In 1977 Chapman attempted suicide via carbon monoxide poisoning with his car but the attempt failed. Around that time, his mother began divorce proceedings against his father. Chapman met Goria Abe, his travel agent, and they married on June 2, 1979. Chapman went to work at Castle Memorial Hospital as a printer, working alone rather than with staff and patients. He was fired by the Castle Memorial Hospital, rehired, then got into a shouting match with a nurse and quit. He took a job as a night security guard and began drinking heavily. Chapman developed a series of obsessions, including artwork, The Catcher in the Rye, music, and John Lennon. He also started talking with the imaginary ‘little people’ in his head again. In September 1980, he wrote a letter to a friend, Lynda Irish, in which he stated, “I’m going nuts.”
“I would listen to this music and I would get angry at him, for saying that he didn’t believe in God… and that he didn’t believe in the Beatles. This was another thing that angered me, even though this record had been done at least 10 years previously. I just wanted to scream out loud, ‘Who does he think he is, saying these things about God and heaven and the Beatles?’ Saying that he doesn’t believe in Jesus and things like that. At that point, my mind was going through a total blackness of anger and rage. So I brought the Lennon book home, into this The Catcher in the Rye milieu where my mindset is Holden Caulfield and anti-phoniness.”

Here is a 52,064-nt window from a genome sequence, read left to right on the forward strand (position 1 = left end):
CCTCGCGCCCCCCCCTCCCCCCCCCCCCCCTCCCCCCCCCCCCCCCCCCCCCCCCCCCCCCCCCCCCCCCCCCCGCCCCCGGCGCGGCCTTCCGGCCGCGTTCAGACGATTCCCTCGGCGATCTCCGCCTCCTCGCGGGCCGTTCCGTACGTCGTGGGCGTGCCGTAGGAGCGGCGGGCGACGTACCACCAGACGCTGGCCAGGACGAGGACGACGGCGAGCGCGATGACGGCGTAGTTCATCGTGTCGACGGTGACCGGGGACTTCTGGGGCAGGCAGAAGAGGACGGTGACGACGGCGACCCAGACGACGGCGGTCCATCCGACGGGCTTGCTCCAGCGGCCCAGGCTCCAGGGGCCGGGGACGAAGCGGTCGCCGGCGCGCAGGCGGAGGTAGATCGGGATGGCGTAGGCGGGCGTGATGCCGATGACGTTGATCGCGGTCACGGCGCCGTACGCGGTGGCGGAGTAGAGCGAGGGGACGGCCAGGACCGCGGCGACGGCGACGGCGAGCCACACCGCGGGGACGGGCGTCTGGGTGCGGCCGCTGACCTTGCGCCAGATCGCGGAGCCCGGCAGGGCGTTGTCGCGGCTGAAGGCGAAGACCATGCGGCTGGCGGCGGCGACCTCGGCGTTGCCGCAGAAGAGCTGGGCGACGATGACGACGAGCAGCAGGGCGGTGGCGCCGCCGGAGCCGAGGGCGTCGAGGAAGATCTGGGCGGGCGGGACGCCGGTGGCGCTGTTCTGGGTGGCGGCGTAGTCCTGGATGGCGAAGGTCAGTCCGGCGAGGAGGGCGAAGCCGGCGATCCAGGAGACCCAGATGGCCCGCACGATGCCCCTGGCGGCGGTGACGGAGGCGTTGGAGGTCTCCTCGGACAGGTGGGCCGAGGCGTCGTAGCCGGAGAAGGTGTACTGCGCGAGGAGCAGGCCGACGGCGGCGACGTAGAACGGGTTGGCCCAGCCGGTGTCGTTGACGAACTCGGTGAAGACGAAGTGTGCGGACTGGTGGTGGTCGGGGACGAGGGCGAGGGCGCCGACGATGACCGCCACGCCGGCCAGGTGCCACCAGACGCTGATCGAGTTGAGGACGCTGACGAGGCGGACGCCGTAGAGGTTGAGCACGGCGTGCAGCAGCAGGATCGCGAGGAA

After being inspired by the film Ordinary People, starring Donald Sutherland and Mary Tyler Moore, a story about a couple whose son drowns during a boating accident, Chapman returned to Hawaii, telling his wife he had been obsessed with killing Lennon. He showed her the gun and bullets, but she did not inform the police or mental health services. He made an appointment to see a clinical psychologist but later cancelled it.
In 1981, Chapman was imprisoned at Attica outside of Buffalo, New York. After Chapman fasted for 26 (ironically) days in February 1982, the New York State Supreme Court authorized the state to force feed him. Martin Von Holden, the director of the Central New York Psychiatric Center, said that Chapman still refused to eat with other inmates but agreed to take liquid nutrients. Chapman was confined to a Special Handling Unit (SHU) for violent and at-risk prisoners, in part due to concern that he might be harmed by Lennon’s fans in the general population.
Today Chapman is in the Family Reunion Program, and is allowed one conjugal visit a year with his wife. To date, Chapman has given three television interviews about the murder. One occurred on December 8, 1980. On December 4, 1992, 20/20 aired an interview with Barbara Walters his first television interview in 12 years since the shooting. On December 17, 1992, Larry King interviewed Chapman on the program Larry King Live. Chapman’s experiences during the weekend on which he committed the murder have been turned into an interesting, albeit inaccurate feature-length movie called Chapter 27, in which he was brilliantly played by Jared Leto (pictured). When denying Chapman parole for the seventh time, the three-member parole board stated that Chapman showed a continued interest in “maintaining your notoriety,” by granting media interviews…. [They] also do not want to risk the “political heat” of releasing Lennon’s killer. Chapman is scheduled for another parole hearing in August 2016. Hopefully the parole committee maintains the same level-headedness they have displayed so far in denying the killer parole.
And as far as anyone knows, John Lennon is in an imaginary place with no heaven and no hell.